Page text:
What You Need to Know About Windows Server 2003 Certification

Microsoft has restructured the certification offerings for the next version of its Windows server OS, now called Windows Server 2003. Instead of simply refreshing current exams to reflect the new product, as Microsoft has previously done, the company is restructuring the relationship between the MCSE and the Microsoft Certified Systems Administrator (MCSA) credentials. Here's what you need to know about Windows 2003 certification.

No More Mix and Match
Initially, Microsoft said that MCSE and MCSA candidates could choose from among Windows 2003 and Windows 2000 exams to become certified. Now, the certifications are separate. If you're certified on Win2K, you must take one or two upgrade exams to become certified on Windows 2003. Microsoft says that the upgrade exams will be very similar to the Win2K exams, both in length and type of content. The company doesn't plan to offer any accelerated upgrade exams.

By requiring full-length upgrade exams (one for MCSA candidates, two for MCSEs), Microsoft hopes to retain the integrity of its certifications (some candidates claim that accelerated upgrade exams are too easy). The full-length upgrade exams build on candidates' knowledge of Win2K, the company says, but also let people who pursue Windows 2003 certifications attain credentials that are specific to their abilities. Combining Windows 2003 and Win2K would muddy the distinction, Microsoft believes.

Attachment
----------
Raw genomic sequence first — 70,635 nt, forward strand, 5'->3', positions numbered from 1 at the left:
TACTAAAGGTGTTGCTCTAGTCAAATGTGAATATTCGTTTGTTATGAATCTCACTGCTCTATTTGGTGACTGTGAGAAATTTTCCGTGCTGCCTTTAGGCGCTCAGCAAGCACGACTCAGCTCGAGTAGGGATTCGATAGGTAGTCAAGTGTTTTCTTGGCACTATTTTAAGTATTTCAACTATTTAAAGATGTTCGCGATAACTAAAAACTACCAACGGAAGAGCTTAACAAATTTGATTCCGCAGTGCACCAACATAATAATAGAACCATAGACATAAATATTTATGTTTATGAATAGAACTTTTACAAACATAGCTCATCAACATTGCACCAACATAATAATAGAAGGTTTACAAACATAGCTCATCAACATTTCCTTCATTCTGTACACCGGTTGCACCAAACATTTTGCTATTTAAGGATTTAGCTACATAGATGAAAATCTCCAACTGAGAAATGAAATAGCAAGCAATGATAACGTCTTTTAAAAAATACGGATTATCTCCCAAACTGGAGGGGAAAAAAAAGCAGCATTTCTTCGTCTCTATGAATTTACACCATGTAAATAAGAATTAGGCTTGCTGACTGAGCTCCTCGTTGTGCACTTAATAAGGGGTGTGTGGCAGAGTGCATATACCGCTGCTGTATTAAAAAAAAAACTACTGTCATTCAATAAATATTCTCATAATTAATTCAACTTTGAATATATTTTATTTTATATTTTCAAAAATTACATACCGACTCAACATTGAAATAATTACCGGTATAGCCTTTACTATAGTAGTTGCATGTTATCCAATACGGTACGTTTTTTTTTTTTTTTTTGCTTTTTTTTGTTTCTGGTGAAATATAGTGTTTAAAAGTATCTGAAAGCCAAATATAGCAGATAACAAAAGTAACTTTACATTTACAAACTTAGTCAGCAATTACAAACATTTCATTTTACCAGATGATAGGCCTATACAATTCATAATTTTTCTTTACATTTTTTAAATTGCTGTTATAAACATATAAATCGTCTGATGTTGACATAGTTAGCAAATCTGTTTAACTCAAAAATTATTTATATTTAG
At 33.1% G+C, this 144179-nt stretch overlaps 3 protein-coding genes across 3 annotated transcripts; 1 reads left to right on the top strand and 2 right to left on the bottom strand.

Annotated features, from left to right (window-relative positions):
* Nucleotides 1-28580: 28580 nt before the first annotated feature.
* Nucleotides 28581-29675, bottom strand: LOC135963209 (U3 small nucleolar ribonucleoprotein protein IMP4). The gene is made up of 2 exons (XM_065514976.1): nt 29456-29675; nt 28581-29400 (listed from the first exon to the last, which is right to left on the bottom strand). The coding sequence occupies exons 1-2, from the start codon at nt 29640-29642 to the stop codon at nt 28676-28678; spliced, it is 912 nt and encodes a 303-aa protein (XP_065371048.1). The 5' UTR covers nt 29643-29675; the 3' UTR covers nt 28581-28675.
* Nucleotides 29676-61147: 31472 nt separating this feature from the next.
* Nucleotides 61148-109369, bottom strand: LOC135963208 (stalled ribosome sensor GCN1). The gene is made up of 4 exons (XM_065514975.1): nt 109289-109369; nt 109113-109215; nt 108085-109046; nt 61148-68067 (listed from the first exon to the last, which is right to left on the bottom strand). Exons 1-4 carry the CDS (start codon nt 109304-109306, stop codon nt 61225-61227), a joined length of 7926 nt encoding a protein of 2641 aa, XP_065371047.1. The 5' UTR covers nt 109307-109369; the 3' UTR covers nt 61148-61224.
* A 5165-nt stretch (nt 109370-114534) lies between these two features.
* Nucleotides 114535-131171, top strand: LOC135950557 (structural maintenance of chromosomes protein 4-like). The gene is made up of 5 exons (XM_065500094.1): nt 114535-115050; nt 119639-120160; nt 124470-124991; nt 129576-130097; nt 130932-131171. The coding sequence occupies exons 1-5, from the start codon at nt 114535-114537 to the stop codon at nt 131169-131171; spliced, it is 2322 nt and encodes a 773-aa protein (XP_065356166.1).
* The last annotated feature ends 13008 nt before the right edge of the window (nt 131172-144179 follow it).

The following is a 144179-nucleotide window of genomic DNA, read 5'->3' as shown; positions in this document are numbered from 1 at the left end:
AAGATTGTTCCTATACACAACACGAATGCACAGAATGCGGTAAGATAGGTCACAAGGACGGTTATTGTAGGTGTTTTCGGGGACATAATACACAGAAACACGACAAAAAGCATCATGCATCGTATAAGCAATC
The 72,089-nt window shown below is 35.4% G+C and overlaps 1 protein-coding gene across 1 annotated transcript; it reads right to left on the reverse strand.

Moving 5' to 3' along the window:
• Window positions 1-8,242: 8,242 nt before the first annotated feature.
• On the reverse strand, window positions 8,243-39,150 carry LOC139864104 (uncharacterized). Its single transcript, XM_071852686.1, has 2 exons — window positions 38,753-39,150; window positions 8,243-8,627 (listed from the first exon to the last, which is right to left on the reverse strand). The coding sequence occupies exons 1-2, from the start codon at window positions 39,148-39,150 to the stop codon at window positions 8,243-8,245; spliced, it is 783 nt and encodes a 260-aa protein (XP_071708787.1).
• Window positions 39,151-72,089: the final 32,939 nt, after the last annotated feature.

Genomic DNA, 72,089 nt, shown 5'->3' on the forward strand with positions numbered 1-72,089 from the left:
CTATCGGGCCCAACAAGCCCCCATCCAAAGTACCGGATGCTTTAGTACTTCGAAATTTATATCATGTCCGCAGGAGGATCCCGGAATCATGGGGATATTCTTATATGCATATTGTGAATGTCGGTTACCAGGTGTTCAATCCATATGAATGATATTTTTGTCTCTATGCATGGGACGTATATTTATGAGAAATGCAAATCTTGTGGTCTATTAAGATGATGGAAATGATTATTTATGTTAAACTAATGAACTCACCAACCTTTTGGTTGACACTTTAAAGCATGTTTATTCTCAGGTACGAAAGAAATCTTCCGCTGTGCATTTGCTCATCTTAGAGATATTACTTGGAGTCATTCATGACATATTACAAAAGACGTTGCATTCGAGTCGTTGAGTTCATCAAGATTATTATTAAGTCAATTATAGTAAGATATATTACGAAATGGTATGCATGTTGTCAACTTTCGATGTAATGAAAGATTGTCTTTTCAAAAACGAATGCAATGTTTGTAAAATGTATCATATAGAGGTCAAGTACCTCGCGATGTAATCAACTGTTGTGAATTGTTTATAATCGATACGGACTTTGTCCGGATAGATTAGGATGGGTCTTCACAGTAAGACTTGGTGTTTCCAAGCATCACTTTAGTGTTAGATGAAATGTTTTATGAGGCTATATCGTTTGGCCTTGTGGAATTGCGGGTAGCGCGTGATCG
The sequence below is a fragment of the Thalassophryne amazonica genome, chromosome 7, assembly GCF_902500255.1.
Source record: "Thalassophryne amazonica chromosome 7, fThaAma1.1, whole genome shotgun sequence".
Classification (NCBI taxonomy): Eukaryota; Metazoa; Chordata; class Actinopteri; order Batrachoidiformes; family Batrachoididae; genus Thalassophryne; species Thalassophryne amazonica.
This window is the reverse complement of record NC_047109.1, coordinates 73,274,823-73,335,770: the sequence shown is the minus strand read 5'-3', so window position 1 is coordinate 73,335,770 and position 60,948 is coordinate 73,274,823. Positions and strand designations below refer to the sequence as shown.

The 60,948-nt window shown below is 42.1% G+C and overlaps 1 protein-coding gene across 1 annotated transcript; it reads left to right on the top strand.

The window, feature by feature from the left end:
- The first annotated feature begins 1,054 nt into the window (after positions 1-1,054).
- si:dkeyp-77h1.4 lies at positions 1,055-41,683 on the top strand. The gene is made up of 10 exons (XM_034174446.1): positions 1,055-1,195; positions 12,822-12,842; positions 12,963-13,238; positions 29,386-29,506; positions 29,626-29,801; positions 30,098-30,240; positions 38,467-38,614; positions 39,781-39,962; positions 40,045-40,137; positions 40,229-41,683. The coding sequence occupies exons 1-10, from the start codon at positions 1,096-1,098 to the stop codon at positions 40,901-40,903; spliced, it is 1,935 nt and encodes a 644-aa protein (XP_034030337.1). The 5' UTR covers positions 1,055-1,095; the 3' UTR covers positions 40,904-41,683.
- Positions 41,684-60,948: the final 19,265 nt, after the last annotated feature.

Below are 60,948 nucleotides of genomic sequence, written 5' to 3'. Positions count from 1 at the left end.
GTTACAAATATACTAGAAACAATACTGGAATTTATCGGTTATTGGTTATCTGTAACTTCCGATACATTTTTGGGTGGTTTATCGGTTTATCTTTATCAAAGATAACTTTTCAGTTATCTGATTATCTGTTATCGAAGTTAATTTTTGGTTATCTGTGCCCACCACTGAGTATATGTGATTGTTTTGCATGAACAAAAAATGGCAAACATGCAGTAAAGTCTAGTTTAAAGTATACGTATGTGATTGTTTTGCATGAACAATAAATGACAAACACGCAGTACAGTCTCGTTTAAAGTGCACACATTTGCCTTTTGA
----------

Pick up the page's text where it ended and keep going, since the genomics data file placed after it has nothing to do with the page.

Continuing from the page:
The final release dates aren't yet available, but Microsoft says that it will publish the new Windows 2003 MCSA exams this summer and the MCSE exams in the fall. Microsoft will ship Windows 2003 with Visual Studio .NET 2003 on April 24, 2003.

By moving away from consolidated certifications, Microsoft is returning to a more logical scheme that will benefit both potential certificate holders and employers. Consider current and future needs when deciding whether to pursue Windows 20003 or Win2K certification. If you expect to work with Win2K systems for the foreseeable future, stick with Win2K certification. However, if your enterprise is moving to Windows 2003 or if you hope to move to an organization that has migrated, consider the Windows 2003 certification or the upgrade exams.

TAGS: Windows 8
Hide comments


  • Allowed HTML tags: <em> <strong> <blockquote> <br> <p>

Plain text

  • No HTML tags allowed.
  • Web page addresses and e-mail addresses turn into links automatically.
  • Lines and paragraphs break automatically.